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The 300th Anniversary Of The Founding Of Louisbourg | Le 300e Anniversaire De La Fondation De Louisbourg





The French came to Louisbourg in 1713, at the end of the War of the Spanish Succession, when they had to surrender title to their holdings in Newfoundland and on mainland Nova Scotia. Initially Louisbourg was a base from which the French exploited North America's lucrative cod fishery. In 1745, after three decades of peace and prosperity, a combined British and New England force attacked and captured Louisbourg. An occupying army took over the town, and its residents were removed to France. Three years later Britain returned Cape Breton to France through a treaty. In 1758 Britain took Louisbourg a second time, and in 1760 demolished much of the fortifications.



While the immediate cause for the revival of the Band is not on record either, it may have been connected with the last-minute attempt, in the fall of 1913, to organize a Bicentennial Celebration for the founding of 18th-century Louisbourg. The Sydney Daily Post for September 6, 1913 reported the arrival in Cape Breton of the author Beckles Willson who was planning to spend some time in Louisburg with Reverend T. F. Draper ...  In the interview, Willson chastised the Town of Louisburg and the residents of the Island for failing to have an appropriate celebration to mark the 200th anniversary of the taking of possession of Cape Breton by the French on September 2, 1713.

This comment sent minor shock waves through certain segments of the Cape Breton community. There was a hurried meeting held in Mayor Gunn's office, in Sydney, followed by invitations to Prime Minister Borden, Premier Murray and Sir Georges Garneau, the Chairman of the National Battlefields Commission, for celebrations planned for Louisburg on September 20. After these meetings were held and commitments made in the press, the Mayor of Louisburg, W. E. McAlpine, was consulted by the organizing committee for the event. McAlpine agreed in principle with the proposal for a celebration and promised to bring the matter before the Louisburg Council. But it was obviously too late to do anything substantial and none of the hastily-invited guests were able to attend on such short notice. Nor does it seem that the Louisburg Council felt it was able to undertake a last-minute celebration.

To salvage a potentially embarrassing situation, a number of the Sydney citizens' committee, led by J. S. McLennan, organized a branch of the Canadian Club in Sydney on September 19th to assist in the promotion of the Anniversary. The full extent of the Bicentennial Celebration, was an inaugural address to the newly formed Canadian Club delivered by McLennan, before a gathering of 200 people in the County Courthouse the next day ...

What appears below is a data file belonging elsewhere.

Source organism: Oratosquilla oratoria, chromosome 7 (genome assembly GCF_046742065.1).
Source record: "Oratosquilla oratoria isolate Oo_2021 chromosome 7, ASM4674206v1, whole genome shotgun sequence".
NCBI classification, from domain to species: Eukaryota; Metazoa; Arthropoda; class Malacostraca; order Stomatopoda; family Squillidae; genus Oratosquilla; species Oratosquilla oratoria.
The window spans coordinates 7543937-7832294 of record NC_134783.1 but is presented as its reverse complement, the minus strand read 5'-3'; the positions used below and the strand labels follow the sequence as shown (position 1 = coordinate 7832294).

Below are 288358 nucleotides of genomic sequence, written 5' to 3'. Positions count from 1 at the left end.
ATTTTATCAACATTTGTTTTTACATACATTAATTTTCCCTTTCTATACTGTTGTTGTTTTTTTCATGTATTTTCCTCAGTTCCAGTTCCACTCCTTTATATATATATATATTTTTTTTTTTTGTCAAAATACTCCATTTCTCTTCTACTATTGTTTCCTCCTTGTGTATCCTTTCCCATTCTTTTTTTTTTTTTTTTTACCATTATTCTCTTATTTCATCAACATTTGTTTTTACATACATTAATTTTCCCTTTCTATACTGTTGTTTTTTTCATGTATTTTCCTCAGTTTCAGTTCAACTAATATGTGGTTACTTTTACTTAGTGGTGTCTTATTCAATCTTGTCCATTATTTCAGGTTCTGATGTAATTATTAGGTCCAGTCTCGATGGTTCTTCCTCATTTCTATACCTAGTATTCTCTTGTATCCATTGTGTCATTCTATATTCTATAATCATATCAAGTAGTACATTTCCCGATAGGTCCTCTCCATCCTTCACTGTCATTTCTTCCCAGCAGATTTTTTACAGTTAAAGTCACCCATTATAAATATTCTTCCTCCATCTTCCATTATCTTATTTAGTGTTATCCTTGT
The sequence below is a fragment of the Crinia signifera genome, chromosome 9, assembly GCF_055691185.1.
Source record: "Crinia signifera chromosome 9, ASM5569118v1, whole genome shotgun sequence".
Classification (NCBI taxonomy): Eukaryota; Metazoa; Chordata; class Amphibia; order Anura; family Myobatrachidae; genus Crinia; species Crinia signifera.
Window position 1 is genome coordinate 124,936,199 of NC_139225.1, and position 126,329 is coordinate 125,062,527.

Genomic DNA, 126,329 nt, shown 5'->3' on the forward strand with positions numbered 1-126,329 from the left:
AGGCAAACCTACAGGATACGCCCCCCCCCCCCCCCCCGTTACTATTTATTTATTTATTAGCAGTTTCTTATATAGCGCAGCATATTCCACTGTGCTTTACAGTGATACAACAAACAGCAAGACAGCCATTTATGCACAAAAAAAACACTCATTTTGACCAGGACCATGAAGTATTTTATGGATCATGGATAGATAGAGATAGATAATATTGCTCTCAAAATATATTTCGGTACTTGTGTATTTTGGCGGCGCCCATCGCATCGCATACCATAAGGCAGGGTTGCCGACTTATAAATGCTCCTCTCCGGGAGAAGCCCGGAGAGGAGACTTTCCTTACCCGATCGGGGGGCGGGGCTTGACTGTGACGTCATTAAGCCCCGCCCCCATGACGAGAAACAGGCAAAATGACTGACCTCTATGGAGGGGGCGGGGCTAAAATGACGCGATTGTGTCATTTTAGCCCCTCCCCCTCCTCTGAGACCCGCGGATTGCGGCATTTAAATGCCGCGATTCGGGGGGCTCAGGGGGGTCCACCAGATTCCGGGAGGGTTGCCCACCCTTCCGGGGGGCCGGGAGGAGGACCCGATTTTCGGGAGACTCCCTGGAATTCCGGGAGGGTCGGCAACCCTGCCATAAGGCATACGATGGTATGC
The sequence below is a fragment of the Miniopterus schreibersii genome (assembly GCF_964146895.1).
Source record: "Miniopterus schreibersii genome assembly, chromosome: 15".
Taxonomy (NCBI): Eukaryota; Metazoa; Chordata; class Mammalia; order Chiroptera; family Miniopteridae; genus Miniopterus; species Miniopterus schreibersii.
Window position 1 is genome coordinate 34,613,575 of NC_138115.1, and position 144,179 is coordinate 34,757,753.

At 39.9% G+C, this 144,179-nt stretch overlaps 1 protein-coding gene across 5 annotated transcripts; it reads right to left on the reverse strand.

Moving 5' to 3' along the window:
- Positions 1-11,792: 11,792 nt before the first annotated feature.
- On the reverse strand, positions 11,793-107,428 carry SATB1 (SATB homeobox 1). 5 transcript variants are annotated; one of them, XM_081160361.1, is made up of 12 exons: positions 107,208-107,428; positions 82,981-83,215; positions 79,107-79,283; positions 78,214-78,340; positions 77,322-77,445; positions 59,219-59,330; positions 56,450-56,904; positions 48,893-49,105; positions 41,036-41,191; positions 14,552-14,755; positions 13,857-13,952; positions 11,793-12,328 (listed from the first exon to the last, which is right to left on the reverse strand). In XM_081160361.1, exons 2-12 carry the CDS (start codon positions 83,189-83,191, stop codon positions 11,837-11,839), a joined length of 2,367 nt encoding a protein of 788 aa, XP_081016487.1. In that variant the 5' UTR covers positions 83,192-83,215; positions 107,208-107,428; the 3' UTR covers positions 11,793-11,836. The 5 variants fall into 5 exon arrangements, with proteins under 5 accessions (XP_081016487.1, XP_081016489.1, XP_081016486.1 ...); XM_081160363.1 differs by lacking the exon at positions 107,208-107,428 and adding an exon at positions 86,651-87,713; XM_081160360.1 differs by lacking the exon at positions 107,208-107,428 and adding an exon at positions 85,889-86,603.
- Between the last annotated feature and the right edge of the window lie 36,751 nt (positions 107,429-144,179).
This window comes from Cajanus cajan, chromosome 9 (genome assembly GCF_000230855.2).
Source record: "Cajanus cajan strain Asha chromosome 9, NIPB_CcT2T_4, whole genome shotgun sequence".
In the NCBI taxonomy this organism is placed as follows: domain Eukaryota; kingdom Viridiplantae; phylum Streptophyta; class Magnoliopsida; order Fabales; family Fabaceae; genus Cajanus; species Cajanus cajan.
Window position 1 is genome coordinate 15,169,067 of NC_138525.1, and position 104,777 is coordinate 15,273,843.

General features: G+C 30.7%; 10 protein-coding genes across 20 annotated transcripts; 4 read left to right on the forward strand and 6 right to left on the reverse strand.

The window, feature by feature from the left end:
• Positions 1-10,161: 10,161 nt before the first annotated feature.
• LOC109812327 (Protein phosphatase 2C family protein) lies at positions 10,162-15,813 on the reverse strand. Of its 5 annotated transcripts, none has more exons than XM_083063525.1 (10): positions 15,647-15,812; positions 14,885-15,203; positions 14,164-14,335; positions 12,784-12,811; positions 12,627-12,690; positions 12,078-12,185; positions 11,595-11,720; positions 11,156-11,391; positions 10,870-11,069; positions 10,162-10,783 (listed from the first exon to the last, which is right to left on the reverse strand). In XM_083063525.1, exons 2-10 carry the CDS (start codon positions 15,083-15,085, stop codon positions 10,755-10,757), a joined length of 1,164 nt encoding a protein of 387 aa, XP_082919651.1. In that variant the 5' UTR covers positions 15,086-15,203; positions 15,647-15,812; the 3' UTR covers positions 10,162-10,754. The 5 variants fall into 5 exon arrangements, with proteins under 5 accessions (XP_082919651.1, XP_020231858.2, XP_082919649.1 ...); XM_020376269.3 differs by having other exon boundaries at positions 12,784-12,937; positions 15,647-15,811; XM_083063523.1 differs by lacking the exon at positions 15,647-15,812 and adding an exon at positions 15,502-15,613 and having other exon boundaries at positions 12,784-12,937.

While Louisburg was unable to respond to the event in any tangible way, it is possible that the "Bicentennial" did give rise to some activity in the Town. There is no specific evidence but Councillors Wylie Stacey and Fletcher Townsend may have taken the opportunity to rally the former members of the Citizens' Band in the event that activities would be held in Louisburg ...

[Report/Rapport © Bill O'Shea: William A. O'Shea, "The Louisburg Brass Bands", in Heritage Notes Series, William A. O'Shea, editor (Louisbourg Heritage Society, February 1991) - ISBN 0-9694720-1-3 at ../Search/band2.html ]



The 2013 schedule of events is available at ... Future Link




  • In the year 1713 and the 2nd day of September, we, Joseph Ovide de Brouillant, King's Lieutenant at Plaisance, Knight of the Military Order of St. Louis, commanding His Majesty's ship Semslack with M. L'Hermitte, Major and Engineer, La Ronde and  (Read On)

  • Who were the 116 men, 10 women, and 23 children who founded Louisbourg?(Read On)

  • St. Ovide de Brouillant was in France in the spring of 17I3 and received instructions to go at once to La Rochelle and embark on the Semslack, commanded by Lieut. Meschin, then a young officer whose service in the navy was to extend in all over sixty years. Ste. Ovide (Read On)

  • The Semslack (Read On)

  • The supplies were four fishing boats and their gear, four herring nets and a seine ; six cannons from St. John's, balls, masons' tools and picks, two hundredweight of resin, a forge and bellows, and the King's mules and (Read On)


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